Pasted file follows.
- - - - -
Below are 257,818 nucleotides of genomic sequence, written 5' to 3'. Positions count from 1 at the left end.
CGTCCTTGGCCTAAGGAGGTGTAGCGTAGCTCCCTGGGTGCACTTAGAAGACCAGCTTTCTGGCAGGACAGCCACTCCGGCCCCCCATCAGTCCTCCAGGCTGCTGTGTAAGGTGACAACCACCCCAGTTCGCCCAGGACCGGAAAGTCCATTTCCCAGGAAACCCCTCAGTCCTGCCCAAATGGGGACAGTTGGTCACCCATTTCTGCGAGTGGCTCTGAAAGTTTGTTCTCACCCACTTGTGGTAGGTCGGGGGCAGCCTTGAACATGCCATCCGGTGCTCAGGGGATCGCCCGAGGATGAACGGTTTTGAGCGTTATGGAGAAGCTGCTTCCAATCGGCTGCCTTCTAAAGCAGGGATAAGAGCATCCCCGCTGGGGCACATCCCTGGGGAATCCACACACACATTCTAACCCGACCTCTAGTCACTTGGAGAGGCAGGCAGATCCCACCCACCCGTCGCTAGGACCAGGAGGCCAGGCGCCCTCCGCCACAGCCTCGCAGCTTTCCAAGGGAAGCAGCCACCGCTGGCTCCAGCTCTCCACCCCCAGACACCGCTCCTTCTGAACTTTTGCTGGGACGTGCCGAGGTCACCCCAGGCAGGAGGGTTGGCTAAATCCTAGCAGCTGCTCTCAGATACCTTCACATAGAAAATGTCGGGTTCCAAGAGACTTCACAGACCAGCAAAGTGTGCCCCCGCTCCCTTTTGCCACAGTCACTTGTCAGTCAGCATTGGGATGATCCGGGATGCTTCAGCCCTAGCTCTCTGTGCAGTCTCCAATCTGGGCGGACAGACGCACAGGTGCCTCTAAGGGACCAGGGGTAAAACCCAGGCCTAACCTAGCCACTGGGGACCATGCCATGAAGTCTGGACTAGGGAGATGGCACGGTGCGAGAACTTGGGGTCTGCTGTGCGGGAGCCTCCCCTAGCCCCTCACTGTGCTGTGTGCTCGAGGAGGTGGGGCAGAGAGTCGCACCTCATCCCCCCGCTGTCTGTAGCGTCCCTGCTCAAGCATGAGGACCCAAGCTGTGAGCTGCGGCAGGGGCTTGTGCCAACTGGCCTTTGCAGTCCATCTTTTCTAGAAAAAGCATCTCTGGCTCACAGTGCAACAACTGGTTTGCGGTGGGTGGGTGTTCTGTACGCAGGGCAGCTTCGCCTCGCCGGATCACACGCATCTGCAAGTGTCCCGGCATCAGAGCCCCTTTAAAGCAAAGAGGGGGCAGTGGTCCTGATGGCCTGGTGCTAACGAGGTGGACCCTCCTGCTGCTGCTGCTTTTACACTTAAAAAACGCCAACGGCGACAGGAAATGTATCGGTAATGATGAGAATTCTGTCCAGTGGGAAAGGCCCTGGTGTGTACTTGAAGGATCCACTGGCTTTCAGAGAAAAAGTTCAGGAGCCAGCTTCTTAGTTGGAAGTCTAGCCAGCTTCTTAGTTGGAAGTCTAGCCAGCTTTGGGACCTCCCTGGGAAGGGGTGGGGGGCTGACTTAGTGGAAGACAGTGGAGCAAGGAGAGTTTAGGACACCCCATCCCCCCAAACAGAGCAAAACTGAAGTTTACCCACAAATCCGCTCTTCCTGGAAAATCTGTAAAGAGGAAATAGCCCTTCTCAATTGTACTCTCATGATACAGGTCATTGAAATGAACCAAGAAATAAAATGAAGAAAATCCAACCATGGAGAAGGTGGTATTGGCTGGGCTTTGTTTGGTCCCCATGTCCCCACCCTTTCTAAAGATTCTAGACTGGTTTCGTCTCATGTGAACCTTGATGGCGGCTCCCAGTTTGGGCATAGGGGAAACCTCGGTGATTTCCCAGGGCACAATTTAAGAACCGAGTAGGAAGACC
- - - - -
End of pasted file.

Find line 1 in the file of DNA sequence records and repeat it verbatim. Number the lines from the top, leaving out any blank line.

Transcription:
Below are 257,818 nucleotides of genomic sequence, written 5' to 3'. Positions count from 1 at the left end.